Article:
Pet-friendly design is in! Is it any wonder when the American Pet Products Association (APPA) estimates that 65 percent of U.S. households (79.7 million homes) own a pet, and Americans are expected spend $60.59 billion on pets in 2015.According to the Wall Street Journal, one reason that more Americans are adopting pets now is because they are delaying getting married and having children until later in life. “And yet, having a pet can affect your lifestyle much as having children might,” says Washington, D.C.-based interior designer Kirsten Lytle, NCIDQ. Lytle offers these tips for integrating your pets (and their gear) into your home in a way that makes sense.
1. Cover the basics. Make sure that your pets have access to shelter, water, shade, daylight, good air circulation (it’s important for all animals—including us!), non-irritating surfaces, fully fenced areas, and spaces to play. Make it easy for your pets to behave. Dogs love to have a window at eye-level to see out, but if they make too much noise when watching the front walk, think about providing views to the back yard only. Because cats love to climb, create unexpected ways to provide them with a safe spot. If your cat shreds your furniture, provide a healthy shredding outlet (see below); if your dog chews your shoes, find somewhere to store the shoes out of reach, and provide some acceptable chew toys. Find the size and style of dog bed or cat bed that's right for your pet and pocketbook.
2.Think pet-centric. Pick one main area of the house to handle most of your furry friends’ activities, such as the mudroom, kitchen, laundry room, garage or outdoor shed. Keep pet-related items (food, bowls, brushes, toys, leashes, etc.) near areas that are heavily used by your pets. Make good habits easier by: putting dog-walking items by the door, ready to go; keeping pet washing things together in a bucket that’s easy to grab; and placing old towels (hidden away) by the door for cleaning muddy paws on rainy or snowy days. Consider built-in solutions, including pullout covered containers for dog food, cabinets for storing dog and cat food, and built-in feeding bowls for dogs and cats. To avoid dogs tracking mud through your house, create a stylish, built-in pet bathing station (like the one at the top of this post -- photography by Peter A. Sellar, found on Live Simply via Brit + Co.) near the most common point of entry for your pets.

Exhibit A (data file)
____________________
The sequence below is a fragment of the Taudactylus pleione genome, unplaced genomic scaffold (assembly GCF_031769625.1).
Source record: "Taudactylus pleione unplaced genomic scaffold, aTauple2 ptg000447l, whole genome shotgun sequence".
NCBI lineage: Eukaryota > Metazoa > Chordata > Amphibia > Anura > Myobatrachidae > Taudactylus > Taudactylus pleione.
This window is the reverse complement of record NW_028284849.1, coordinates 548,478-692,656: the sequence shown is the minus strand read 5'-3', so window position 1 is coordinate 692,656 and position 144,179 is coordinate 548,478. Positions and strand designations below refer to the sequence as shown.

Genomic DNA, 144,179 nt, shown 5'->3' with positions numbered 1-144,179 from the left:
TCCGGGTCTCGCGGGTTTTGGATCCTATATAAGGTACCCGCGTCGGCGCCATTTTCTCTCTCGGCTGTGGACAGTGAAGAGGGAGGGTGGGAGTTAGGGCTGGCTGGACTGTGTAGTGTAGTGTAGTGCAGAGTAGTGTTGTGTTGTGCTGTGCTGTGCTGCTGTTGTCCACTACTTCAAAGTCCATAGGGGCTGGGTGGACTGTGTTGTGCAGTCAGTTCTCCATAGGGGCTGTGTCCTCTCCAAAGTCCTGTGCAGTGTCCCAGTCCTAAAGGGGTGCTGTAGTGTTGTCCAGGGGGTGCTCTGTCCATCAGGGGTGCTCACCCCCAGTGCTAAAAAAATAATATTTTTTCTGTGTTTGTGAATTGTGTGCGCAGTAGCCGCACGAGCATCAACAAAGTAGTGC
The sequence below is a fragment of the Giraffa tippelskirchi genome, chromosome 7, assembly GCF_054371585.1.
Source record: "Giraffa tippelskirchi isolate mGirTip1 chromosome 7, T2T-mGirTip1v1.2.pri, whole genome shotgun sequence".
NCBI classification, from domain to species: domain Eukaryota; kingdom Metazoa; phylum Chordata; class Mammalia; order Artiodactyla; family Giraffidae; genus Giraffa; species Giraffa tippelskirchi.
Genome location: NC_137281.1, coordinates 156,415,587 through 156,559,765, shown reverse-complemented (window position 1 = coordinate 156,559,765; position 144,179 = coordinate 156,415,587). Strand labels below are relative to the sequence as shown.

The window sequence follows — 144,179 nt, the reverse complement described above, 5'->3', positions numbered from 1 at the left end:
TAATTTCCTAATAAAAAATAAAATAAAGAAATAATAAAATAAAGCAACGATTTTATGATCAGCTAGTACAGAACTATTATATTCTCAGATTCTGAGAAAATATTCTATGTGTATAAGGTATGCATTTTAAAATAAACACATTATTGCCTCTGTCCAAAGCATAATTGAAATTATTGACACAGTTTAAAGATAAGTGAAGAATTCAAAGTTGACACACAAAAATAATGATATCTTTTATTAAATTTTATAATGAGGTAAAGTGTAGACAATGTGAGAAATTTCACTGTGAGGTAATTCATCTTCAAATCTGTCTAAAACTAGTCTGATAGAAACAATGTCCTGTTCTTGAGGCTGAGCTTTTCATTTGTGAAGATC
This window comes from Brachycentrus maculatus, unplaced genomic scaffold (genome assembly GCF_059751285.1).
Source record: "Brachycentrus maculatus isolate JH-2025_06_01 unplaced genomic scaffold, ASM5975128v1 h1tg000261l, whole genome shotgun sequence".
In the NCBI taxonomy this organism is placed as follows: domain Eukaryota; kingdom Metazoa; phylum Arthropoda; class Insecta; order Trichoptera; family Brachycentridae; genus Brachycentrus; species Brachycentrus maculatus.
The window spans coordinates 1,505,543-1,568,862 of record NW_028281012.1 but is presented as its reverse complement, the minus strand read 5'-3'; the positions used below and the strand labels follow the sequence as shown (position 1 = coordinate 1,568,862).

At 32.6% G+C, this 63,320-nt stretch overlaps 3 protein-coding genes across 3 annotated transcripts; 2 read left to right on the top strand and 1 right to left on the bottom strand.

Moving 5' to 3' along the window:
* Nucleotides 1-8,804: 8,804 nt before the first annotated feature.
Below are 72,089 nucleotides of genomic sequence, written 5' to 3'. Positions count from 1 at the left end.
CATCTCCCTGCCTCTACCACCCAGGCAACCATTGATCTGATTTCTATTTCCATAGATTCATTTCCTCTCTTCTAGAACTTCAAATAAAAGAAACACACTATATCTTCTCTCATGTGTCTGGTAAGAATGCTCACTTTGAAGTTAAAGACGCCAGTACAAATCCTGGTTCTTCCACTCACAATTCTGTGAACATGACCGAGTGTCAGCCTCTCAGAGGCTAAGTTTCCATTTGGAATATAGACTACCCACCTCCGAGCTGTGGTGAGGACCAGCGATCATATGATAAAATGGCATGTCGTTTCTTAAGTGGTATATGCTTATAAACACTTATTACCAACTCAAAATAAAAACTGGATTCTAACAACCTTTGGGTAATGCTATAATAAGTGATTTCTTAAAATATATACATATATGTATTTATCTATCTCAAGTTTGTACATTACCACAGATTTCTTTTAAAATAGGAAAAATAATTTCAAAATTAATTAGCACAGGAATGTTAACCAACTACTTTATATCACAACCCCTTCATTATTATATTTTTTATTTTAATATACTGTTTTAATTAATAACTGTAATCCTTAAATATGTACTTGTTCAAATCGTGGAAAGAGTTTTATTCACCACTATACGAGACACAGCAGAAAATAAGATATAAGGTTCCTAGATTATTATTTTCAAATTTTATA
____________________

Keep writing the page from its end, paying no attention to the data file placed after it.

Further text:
3. Select tough materials. “Fabrics like Crypton and floor coverings, including resilient flooring, carpet tiles, or B?lyü woven vinyl, are wear-resistant and look great,” Lytle says. Custom fabrics can also receive treatments for stain-resistance. Ideally, finishes should be bleach-cleanable or washable, and have a Wyzenbeek (abrasion test) double-rub resistance of 100,000+. And invest in a waterproof cover for your mattress for that day your cat gets you back for neutering him or your dog has an accident on the bed.
4. Minimize pet odors. Beyond regular deep cleaning, make sure pet food is sealed and litter boxes are out-of the way (not near the kitchen!). Consider utilizing nontoxic essential oils near where your dogs and cats spend most of their time (but not directly on pet items).
5. Consider pet-centric designoptions.National chains like Petco.com carry a wide range of dog and cat products, from gates and doors to bowls, feeders, and fountains. In the mood for modern?
Here’s a chic cat scratcher by Modko, a Brooklyn, NY-based design house together with myKitty of Poland. If organic is more your style, create your own version of this sculptural cat tree by
Martha Stewart (photography: Laura Moss) from a fallen tree on her property.
And by the way, some of the designs at Houseplans.com come with built-in dog zones,
as in Plan 124-967, shown here. In the end, common sense is always the key -- then you won't find yourself in the doghouse!